Diário de Notícias is running an exposé this week in which journalist Valentina Marcelina tracks 50 cases of human trafficking and discovers that only one of them resulted in a jail term for the racketeers.
Despite the fact that more than 200 people were found to be working in deplorable conditions, mainly in agricultural businesses in the Alentejo, their exploiters almost to a man got off with suspended prison sentences.
For now, says the paper, authorities are “giving the benefit of the doubt” to employers who have alleged “not to know the situation of their foreign workers”, or, when they have been aware of the slave-like conditions, have been known to take them food “because they realised the people were starving”.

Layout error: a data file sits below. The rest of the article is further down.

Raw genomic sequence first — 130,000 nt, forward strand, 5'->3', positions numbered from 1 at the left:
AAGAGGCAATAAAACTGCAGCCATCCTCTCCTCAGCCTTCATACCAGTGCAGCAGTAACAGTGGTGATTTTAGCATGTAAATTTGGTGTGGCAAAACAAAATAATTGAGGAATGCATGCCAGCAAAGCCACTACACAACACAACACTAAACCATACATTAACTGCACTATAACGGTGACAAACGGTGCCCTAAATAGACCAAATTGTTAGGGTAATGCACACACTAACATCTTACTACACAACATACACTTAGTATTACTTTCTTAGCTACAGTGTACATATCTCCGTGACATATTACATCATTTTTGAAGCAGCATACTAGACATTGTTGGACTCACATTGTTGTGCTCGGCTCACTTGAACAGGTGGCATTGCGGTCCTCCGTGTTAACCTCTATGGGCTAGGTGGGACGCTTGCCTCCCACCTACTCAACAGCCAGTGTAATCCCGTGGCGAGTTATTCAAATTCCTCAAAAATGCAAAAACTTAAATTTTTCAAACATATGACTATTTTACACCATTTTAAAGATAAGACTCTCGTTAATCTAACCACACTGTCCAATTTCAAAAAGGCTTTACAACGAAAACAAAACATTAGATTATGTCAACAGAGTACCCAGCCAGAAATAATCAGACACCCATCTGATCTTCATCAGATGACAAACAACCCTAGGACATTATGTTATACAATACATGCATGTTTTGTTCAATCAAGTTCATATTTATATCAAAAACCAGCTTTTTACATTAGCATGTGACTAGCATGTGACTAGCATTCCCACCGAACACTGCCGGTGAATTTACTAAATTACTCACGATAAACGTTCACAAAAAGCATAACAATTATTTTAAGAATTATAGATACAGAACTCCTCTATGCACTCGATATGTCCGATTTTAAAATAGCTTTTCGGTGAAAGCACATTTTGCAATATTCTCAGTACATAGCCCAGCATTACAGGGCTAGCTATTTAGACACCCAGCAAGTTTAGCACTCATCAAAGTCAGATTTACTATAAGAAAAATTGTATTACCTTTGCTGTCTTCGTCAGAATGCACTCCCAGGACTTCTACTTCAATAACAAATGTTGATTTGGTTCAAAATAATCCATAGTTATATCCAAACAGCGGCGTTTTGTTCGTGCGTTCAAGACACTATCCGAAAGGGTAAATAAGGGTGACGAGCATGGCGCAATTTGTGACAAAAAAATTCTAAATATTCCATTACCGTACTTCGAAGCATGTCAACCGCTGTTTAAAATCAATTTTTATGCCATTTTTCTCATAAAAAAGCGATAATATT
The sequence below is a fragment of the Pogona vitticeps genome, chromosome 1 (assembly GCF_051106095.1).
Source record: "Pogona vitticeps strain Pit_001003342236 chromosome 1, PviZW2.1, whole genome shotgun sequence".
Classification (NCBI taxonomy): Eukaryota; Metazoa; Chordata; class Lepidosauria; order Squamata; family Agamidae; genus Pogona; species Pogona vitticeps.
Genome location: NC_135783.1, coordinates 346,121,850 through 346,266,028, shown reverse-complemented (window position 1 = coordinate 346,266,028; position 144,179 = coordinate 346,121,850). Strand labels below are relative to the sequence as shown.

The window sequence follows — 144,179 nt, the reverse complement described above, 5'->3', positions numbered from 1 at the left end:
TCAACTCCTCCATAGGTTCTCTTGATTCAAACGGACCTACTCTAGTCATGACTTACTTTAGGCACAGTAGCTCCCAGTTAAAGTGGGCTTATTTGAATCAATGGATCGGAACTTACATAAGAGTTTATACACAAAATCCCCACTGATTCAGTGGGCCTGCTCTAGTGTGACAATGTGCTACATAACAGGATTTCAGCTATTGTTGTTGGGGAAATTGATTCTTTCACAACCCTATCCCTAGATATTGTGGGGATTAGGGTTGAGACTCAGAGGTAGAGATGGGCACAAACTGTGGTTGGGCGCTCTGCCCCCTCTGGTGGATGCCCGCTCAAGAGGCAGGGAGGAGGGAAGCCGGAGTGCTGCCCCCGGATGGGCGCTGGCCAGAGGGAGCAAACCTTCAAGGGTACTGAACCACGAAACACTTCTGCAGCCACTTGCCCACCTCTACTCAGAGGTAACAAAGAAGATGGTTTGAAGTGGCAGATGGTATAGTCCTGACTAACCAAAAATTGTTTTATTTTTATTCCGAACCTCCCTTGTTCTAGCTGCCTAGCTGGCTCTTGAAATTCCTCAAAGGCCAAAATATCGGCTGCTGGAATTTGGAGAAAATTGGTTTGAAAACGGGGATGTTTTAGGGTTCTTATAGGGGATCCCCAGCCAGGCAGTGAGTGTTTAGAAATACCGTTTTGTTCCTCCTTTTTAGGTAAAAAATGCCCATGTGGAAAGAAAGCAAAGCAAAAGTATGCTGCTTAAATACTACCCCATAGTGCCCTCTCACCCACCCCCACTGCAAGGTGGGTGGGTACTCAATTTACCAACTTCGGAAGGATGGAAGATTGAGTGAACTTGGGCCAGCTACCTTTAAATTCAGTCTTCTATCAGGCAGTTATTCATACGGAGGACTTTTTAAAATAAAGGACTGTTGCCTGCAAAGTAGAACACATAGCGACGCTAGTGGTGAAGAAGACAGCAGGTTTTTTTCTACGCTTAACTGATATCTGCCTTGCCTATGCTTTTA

Nonetheless, a source for the PJ has told the paper this is beginning to change. In November, for example, traffickers as well as the employer to whom 23 Nepalese were ‘contracted’ all faced criminal charges, though for the time being, jail terms are still few and very far between.